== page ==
Originally posted by miscjj06 View Post
                                  Here is a question. Does suicide need to always be wrong. On dictionary.com, the definition for suicide is "the intentional taking of one's own life", it does not specify any circumstantial criteria beyond this.

                                  I personally think that sucide can be good or bad depending on the reason. As long as the plan to kill ones self is intentional, soldiars in war do not intentionally seek out death, then it is suicide. To jump from a sky-scraper high tower is, imo, an act of suicide even if it is done to save the world or another human being. And if it is done to save the world or another human being, then it is good, but it is still suicide. It is the intentionallity of it that matters. And to those of you who think suicide is a sin due to religion, please consider this: did not Jesus intentionally enter jeruselum knowing that his death was waiting for him there. Did he not go there intentially to die a martyrs death as had been decreeded by prophecy and the Lord. Did he not intentially give up his life to save all other lives. May that not count as alturistic suicide, being both a form of suicide and good. If I have offened anyone I appoligize, I am just trying to bridge understanding.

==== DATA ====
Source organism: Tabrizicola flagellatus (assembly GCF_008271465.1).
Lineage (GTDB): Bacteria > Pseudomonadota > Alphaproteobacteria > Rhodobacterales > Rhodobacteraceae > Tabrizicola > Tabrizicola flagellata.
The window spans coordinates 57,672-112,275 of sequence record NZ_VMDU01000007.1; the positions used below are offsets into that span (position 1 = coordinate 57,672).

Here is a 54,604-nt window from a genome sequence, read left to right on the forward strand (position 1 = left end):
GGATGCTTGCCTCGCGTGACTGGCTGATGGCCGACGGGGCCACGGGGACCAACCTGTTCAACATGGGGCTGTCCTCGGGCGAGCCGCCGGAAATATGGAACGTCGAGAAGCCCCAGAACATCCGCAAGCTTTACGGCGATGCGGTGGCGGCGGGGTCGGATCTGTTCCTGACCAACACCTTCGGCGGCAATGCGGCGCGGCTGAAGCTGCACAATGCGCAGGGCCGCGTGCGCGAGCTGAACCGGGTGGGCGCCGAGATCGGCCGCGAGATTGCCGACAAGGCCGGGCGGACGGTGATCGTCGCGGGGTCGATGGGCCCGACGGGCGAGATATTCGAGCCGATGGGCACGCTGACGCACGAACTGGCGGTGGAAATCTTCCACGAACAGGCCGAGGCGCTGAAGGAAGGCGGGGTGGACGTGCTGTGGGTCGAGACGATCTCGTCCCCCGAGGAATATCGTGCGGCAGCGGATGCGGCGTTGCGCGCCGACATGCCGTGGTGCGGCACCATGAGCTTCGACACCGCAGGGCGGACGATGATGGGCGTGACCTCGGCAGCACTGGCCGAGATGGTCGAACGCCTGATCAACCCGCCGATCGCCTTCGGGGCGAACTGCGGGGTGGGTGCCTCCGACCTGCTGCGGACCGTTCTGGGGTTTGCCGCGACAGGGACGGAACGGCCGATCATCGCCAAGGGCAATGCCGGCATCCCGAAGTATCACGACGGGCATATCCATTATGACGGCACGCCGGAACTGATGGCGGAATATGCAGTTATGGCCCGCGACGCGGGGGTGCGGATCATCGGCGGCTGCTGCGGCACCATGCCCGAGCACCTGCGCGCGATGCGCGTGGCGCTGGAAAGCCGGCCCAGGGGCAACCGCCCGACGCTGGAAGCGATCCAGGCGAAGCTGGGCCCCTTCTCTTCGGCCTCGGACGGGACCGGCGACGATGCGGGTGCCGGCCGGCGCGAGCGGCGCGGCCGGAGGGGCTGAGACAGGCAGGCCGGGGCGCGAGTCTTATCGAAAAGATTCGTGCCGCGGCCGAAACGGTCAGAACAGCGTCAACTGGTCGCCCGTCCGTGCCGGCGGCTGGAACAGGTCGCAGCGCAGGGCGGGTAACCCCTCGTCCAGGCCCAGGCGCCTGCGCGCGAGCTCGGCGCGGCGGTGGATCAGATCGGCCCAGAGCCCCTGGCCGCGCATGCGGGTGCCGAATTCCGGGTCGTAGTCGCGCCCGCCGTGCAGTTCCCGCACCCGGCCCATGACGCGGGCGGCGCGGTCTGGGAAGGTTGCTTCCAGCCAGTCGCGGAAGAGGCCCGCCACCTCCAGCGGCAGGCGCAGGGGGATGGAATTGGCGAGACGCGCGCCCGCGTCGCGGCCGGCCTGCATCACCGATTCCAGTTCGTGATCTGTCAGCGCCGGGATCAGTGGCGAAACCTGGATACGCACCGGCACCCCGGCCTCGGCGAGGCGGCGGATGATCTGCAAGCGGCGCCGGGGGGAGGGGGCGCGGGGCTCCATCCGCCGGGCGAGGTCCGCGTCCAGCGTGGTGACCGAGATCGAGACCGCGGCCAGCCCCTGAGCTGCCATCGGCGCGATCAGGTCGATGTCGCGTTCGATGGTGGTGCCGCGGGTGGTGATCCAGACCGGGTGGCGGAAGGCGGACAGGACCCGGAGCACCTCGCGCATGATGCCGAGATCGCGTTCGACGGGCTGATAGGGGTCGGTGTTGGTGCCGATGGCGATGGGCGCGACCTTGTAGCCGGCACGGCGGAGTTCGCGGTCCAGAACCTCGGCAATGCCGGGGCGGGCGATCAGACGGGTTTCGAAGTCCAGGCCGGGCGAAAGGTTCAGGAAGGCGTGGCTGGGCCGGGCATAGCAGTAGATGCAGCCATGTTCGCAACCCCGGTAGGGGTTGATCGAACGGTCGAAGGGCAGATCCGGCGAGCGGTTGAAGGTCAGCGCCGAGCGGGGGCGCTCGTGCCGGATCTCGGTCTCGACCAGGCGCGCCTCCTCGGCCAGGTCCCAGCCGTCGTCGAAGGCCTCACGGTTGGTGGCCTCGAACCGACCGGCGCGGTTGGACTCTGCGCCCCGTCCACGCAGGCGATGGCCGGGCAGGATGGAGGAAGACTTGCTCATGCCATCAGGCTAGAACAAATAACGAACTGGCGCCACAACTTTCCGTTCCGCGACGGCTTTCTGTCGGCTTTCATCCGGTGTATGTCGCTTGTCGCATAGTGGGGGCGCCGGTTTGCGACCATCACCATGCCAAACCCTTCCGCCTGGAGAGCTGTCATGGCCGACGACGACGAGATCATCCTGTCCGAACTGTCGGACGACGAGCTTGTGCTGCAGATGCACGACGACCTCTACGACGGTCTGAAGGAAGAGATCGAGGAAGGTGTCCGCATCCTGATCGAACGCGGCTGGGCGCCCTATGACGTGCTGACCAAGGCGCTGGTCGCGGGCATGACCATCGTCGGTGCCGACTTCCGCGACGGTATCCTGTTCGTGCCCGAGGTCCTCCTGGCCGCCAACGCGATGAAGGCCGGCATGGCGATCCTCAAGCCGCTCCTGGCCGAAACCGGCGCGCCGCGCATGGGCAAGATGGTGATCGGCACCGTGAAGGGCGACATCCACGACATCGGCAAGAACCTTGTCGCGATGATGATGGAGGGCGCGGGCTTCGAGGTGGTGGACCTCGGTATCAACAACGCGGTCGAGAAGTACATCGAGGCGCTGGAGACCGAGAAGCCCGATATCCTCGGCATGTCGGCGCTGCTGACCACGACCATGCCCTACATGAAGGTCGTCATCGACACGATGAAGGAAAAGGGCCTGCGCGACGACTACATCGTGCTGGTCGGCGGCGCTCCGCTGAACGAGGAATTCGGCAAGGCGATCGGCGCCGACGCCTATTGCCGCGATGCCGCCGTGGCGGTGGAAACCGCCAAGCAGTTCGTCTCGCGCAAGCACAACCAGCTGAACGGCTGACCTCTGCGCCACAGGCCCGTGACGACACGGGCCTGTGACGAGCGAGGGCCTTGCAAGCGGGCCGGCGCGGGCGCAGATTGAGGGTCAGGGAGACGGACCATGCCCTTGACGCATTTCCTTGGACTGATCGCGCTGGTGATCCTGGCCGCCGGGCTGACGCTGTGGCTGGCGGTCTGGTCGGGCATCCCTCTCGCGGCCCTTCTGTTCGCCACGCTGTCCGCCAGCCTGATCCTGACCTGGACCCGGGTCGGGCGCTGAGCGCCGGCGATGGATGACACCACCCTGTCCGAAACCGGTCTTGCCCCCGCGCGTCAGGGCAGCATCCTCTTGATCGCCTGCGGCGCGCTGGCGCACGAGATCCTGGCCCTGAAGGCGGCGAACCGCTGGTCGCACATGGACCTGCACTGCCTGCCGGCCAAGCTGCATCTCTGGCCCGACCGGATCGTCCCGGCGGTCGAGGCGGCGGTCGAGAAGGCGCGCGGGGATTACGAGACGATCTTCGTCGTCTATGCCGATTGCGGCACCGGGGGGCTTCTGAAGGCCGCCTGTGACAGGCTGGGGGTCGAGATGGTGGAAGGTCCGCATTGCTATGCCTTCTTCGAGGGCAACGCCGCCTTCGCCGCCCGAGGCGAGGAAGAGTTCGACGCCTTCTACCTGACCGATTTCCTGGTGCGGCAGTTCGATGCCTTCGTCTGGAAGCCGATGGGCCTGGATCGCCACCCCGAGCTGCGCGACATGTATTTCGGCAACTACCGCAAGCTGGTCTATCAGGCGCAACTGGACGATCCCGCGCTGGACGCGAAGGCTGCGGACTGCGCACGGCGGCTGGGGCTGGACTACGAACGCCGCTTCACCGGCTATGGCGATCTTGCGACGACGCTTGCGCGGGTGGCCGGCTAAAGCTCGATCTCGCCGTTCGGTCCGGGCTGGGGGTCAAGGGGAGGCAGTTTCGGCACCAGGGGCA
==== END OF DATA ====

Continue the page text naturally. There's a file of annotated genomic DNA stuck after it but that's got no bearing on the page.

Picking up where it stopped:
Before anything else, welcome, miscjj06! That whole suicide=mortal sin is not the only totally contradictory things you will find in religion! You certainly have not offended me, I *totally* love intellingent, respectful discussions of different points of view. We are pretty broadminded here as long as everyone is respectful in the discussion - *except The Boiler Room*, it can get rather warm in there! Ohh, I seem to be having trouble keeping on topic!

                                  Anyway, yours was a *totally* on point analagy I would not have ever thought of! In the "dictionary" sense, that was most certainly suicide, however, in my own weird perspective, I don't see it in the same light as many others. Jesus merely followed his *own* destiny and *knew* the whole plan. He gave his own *human* life and claimed his own destiny. He was *born* divine, not something to be earned. *Faith* was not required - he *knew* where his road was leading - straight to the right hand of the Father. (Of course, this makes sense only if you are of that religion.)

                                  Originally posted by vampmogs View Post